Pensions

Police Pension Scheme 2015 – the legal position

Throughout the pension reform process PFEW has listened to the views and concerns of members and the Pension Challenge group, and we have taken advice from our lawyers and from leading counsel about the legality of the Government’s changes. We have recently taken further advice from leading counsel as to whether the position has changed or is affected by the publication of the Police Pensions Regulations 2015.

All possible challenges have been considered including:

• Public law (judicial review: but being primary legislation, this is not subject to this);
• European law and  Human Rights law (in several recent cases the European Court of Human Rights has not been swayed by arguments that those on the public service have had to bear the brunt of economic reform);  
• Discrimination. (The key challenge here considered was whether these pension changes would be age discrimination: however, the law states that age discrimination can be justified as a proportionate means to a legitimate end, and it is likely to be considered as such in this instance).

At this time, we will therefore not be challenging the introduction of the Police Pension Scheme 2015. However, we will continue to monitor how the scheme operates in practice and we maintain an open mind should circumstances change that give rise to a potential successful legal challenge.

We have compiled a guide to the challenge, as far as we understand it, which includes some recommendations on what officers may wish to consider before they lodge a claim. We will update this if further information becomes available. This document is here and further background information about the new pension scheme can be found below. We have also written an open letter to members.

We have also produced a video which explains in more detail the issues we have considered. You can watch the individual frequently asked questions and answers as below or watch the whole film here.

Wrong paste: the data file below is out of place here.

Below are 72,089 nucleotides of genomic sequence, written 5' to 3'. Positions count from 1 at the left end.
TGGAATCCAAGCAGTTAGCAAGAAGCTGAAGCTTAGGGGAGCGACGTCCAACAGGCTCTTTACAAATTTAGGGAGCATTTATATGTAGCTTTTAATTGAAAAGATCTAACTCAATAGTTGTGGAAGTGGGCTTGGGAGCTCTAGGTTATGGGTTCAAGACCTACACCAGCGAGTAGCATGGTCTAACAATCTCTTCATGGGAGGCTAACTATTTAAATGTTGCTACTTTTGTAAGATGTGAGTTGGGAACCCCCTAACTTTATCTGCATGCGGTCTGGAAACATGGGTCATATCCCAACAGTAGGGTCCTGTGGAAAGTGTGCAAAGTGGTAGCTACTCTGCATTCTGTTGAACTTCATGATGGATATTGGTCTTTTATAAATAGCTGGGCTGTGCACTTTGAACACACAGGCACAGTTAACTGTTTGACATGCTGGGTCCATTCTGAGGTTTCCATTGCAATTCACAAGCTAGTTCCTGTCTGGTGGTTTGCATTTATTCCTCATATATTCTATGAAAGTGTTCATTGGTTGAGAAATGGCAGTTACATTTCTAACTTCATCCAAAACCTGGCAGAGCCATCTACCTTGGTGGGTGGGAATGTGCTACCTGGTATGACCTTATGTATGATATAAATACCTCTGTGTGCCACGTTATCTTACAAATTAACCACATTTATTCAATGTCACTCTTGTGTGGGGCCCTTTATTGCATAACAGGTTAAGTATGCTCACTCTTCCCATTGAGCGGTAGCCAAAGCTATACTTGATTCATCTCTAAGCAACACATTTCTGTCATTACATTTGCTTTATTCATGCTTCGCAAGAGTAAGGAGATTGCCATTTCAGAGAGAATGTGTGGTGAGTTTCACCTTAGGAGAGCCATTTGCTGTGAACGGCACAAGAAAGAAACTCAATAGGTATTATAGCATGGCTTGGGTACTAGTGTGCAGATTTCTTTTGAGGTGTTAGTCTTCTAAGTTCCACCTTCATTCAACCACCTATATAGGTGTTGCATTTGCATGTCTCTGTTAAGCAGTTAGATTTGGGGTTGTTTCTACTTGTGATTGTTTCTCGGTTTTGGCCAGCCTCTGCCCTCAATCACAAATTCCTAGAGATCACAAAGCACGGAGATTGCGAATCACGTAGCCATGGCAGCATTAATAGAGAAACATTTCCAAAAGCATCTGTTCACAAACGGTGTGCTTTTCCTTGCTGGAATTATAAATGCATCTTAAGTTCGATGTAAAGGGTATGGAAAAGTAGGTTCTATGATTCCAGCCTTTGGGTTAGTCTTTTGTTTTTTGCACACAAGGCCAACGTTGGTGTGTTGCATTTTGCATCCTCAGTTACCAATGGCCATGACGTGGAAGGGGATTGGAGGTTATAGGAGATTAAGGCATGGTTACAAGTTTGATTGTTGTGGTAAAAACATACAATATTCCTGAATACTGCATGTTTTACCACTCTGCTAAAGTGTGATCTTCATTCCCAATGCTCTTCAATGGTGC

Q1 What are the pension reforms about?
Q2 So, PFEW wasn't able to negotiate on these changes [to the career average (CARE) scheme]?
Q3 Who do these changes actually affect?
Q4 Is the CARE scheme as good as the 1987 pension scheme?
Q5 Is the CARE scheme better than the 2006 scheme that was introduced?
Q6 What is all this about a 'pensions challenge'?
Q7 What’s the basis of this legal challenge? What are they attempting to challenge?
Q8 Does the challenge include everyone?
Q9 Have you seen the legal advice that they [the challenge group] have been offered?
Q10 What’s the Federation position on transitional arrangements?
Q11 Why are you [PFEW] not taking the same action [as the challenge group]?
Q12 Why are you not funding the challenge?
Q13 What’s the PFEW legal advice on the introduction of these [CARE] pensions?
Q14 How many people have you actually sought [legal] advice from?
Q15 How much have you [PFEW] spent on your legal advice?
Q16 Why have you not published it [the PFEW legal advice]?
Q17 What actually happens if these pension challenge claimants win?
Q18 How confident are you that you’re legal advice is sound?
Q19 The Fire Brigades Union is taking action - why are they doing it and you’re not?
Q20 The judges are taking action, what's the basis of the judges’ claim?
Q21 Are you stuck in this position - is there anything that could happen that could change your mind?

We hope this will assist you in finding the necessary information; however, if you are unclear, please contact your local branch board who will be able to help.

Andy Fittes
General Secretary
Police Federation of England and Wales

Over the last two years much information has been issued about the proposals and the scheme:

The regulations laid on Thursday 5 March

The guidance received on Friday 6 March from the Home Office

Our own FAQs which are aimed at helping officers to understand the new scheme - March 2015

- Purchase of Additional Benefits in CARE 2015 pension scheme FAQs - Aug 2016

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